Having made certain predictions in regard to the results on Super Tuesday I was invited back on to AL Jazeera English to reflect upon the outcome and to speculate as to the implications for the future direction of the race.
Super Tuesday saw me engaging with the world’s media, conducting radio interviews on the Iberian Peninsula, offering words of wisdom to journalists in Eastern Europe and appearing live on a Doha based satellite TV channel.
Here is my forecast for Super Tuesday from my Al Jazeera English appearance on March 5, 2012
This GOP primary season has becoming a variant on the Wizard of Oz; Romney lacks a Soul, Santorum has too big a Heart, Gingrich has too large an Ego and Paul lacks a Prayer.
Romney’s victories in six out of ten states last night signified a triumph of money and organisation over ideology and passion. Romney simply had more money and a better ground team to organise victory in the states he had to win, as well as in states that he could have afforded to lose and yet won anyway, such as Alaska. Despite his victories Romney is singularly failing to win the hearts and minds of voters. His will therefore be an autocratic victory at best, lacking in Soul. He will be the nominee but no one will ever love him.
In contrast, Rick Santorum is loved by his supporters, but he can’t organise them sufficiently. He was ahead in several key states that he eventually lost last night. This is the weakness in his entire campaign: Sanatorium appears to have the heart of the voters but this is insufficient to win the nomination. His story is the opposite of Romney; all heart and passion but lacking the funds and organisation to secure the nomination.
Newt Gingrich won his home state of Georgia, which was no more of a surprise than Massachusetts voting heavily for its former governor, Mitt Romney. The dilemma for Gingrich is what to do now? His Nixon-inspired Southern strategy has failed to deliver him the much-needed victories he needed to offset the heavy defeats he suffered in the North, East and West. If nothing else, his defeat in Tennessee last night proved his consistency: He is unpopular EVERYWHERE.
Ron Paul is still in the race and continues to pick up an occasional delegate, but like Gingrich, all he is doing now is splitting the anti-Romney vote. Like Ralph Nader in 2000, his tiny percentage of the vote could serve to deliver up the exact opposite of what his supporters would most want. Just as Nader helped enable a Bush presidency in Florida, so too could Paul guarantee a Romney nomination.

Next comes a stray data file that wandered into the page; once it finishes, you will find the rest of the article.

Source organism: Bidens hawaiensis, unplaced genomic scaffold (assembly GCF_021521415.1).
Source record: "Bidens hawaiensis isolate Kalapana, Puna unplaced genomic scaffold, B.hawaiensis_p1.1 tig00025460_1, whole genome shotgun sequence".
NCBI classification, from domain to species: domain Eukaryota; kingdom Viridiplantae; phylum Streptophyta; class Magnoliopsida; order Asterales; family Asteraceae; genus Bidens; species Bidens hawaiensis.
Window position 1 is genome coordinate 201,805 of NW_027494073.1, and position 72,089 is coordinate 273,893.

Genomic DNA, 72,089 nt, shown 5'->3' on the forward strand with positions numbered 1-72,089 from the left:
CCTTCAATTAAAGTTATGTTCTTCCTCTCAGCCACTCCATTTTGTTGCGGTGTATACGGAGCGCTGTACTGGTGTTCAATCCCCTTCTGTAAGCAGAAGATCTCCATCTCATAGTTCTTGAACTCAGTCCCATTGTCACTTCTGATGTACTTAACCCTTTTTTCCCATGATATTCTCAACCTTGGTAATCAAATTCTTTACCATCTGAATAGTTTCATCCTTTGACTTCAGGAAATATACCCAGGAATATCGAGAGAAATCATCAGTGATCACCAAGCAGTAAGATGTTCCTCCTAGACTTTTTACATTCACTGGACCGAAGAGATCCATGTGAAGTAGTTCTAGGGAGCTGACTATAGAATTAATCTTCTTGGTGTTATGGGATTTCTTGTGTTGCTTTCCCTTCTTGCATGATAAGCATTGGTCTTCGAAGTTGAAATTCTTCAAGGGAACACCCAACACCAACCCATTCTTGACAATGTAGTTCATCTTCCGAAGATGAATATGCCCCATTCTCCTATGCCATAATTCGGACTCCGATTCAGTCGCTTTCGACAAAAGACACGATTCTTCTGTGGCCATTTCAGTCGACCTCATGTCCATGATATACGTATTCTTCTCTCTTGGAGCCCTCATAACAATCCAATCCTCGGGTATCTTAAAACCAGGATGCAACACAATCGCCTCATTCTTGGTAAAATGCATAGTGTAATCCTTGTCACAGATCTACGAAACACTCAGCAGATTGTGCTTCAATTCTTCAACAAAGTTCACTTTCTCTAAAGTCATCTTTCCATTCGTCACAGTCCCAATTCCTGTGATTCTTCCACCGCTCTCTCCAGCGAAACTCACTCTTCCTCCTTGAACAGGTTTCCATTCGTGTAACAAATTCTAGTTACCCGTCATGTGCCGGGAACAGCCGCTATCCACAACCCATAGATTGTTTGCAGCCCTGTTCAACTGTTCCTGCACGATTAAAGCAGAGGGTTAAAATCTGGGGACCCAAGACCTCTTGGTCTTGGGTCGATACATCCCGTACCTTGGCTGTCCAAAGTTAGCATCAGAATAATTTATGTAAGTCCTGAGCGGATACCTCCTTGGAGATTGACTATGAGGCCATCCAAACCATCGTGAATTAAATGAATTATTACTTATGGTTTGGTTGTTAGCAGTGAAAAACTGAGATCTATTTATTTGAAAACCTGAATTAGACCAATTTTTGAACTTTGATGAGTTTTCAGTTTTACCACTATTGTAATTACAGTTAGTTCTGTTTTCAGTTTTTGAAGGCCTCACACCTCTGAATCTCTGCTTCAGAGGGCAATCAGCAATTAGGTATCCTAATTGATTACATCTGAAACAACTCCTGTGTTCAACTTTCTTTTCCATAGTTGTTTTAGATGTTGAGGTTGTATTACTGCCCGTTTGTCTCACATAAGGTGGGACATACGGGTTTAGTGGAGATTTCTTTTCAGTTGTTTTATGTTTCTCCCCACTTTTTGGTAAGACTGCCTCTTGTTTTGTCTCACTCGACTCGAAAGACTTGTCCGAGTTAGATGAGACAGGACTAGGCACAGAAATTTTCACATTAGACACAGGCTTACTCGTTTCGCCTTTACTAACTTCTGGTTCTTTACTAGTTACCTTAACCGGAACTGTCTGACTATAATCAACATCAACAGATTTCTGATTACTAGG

So have we learned anything from Super Tuesday? Arguably not. We already knew that Romney was very well financed, well organised and certain to win his home state of Massachusetts and by extension, regional states such as Vermont. We knew that Rick Santorum has the passionate support of those Republicans who are more conservative and that he would win a state or two. We also knew that Gingrich would lament the temerity of his opponents to campaign against him, talk about his battle against the Washington insiders and make the most out of any victory he could lay claim to.
Gingrich claims to be staying in the race and looking to benefit from the forthcoming southern states, but so far he has lost in Florida and Tennessee and has only won 2 states; his home state of Georgia and neighbouring South Carolina. His continued presence on the ballot serves only to massage his inflated ego and to split the anti-Romney vote, ironically ensuring that Romney will almost certainly receive the nomination.
What we also knew before a vote had been cast is that this is probably all in vain. With his approval on the rise, unemployment figures declining, a potentially difficult speech at AIPAC and meting with Netanyahu handled adroitly, President Obama demonstrated this week that he is a force to be reckoned with who will not go quietly into the night.
At this rate, unless the GOP comes up with a Game Changer, the President will be smiling all the way to the ballot in November…